Then US Secretary of State John Kerry shakes hands with Iranian Foreign Minister Mohammad Javad Zarif in Vienna, Austria, on July 14, 2014, during negotiations that led to the drafting of the Joint Comprehensive Plan of Action (JCPOA). (Image source: US State Department)

Two years later, everyone knows what some of us knew from the start: There are no "moderates" within the Khomeinist regime and no chance of it significantly changing behavior dictated by its ideological DNA.

This does not mean that the Khomeinists are incapable of changing their behavior. They do only when they have to. In Syria, for example, Tehran has lowered its profile, not because it has become aware of the cost of its folly, but because Russia has asserted itself as the master of ceremonies.

In Iraq, too, the liberation of Mosul has lowered Tehran's profile, if only because the Iraqi security forces, endorsed by the Shi'ite leadership in Najaf and backed by Sunni Arab tribal chiefs, achieved victory.

In Yemen, too, Iran has been reduced to second fiddle, if only because the groups it sponsors, notably the Houthis, have all but failed in their war objectives.

The mullahs have also been forced to eat humble pie on the thorny issue of Hajj. Having advanced 16 demands in order to resume pilgrimage by Iranians, they had to withdraw every single one of them. The mullahs also agreed that Iranian pilgrims be electronically tagged so that all their movements can be traced round the clock. The notorious march in praise of Khomeini, with the slogan "God Is One, Khomeini is the Leader" ("Allah Wahed, Khomeini Qa'ed") will now take place in a tent outside the city in the desert. Tehran, of course, will take films to show on its TV to perpetuate the illusion that Muslims from all over the world worship the late "Imam".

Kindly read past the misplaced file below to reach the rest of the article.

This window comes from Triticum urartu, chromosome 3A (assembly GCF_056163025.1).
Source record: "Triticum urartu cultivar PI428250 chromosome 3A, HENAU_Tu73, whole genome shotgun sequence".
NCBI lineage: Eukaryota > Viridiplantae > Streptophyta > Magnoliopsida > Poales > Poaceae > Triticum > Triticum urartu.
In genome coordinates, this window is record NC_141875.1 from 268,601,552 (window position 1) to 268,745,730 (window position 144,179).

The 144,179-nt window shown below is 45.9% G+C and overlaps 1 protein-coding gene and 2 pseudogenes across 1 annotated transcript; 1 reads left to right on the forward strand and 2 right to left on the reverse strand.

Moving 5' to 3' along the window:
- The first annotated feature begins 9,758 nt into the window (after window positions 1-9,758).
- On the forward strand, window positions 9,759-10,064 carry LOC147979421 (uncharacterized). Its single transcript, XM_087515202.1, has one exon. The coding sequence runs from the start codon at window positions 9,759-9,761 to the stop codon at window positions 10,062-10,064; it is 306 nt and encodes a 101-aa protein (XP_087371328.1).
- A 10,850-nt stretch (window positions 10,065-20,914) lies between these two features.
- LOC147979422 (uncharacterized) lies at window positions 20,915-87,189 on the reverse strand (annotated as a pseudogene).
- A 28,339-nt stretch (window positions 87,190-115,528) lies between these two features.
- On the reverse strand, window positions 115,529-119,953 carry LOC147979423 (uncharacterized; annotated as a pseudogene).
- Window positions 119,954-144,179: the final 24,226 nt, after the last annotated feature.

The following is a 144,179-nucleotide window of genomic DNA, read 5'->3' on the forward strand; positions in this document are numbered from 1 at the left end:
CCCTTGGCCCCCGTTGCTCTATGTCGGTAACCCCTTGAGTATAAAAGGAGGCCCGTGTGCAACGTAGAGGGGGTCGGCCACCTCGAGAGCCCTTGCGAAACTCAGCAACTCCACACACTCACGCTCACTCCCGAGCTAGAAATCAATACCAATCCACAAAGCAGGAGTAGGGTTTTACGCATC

With such panoply of diplomatic setbacks in the background, it is no surprise that the mullahs are clinging to JCPOA as their chief achievement.

Is Trump right in letting them cling on, at least for another three months?

The answer must be yes, if only because Trump does not seem to have fully studied the Iranian problem, let alone devised an alternative policy. He has spoken of regime change as opposed to change of behavior, without any evidence that the new approach is backed by concrete measures. In such a situation, it would make no sense to denounce the JCPOA and provoke a dispute with European allies without being able to offer them an alternative. In other words, kicking the can down the road was the least bad option.

However, the Iranian "can" will return in three months' time, forcing Trump to choose between a new version of Obama's failed strategy and a more effective way of dealing with what both he and Obama have described as "number one challenge to US national interests".

Amir Taheri, formerly editor of Iran's premier newspaper, Kayhan, before the Iranian revolution of 1979, is a prominent author based on Europe. He is the Chairman of Gatestone Europe.

This article first appeared in Asharq Al Awsat and is reprinted here with the kind permission of the author.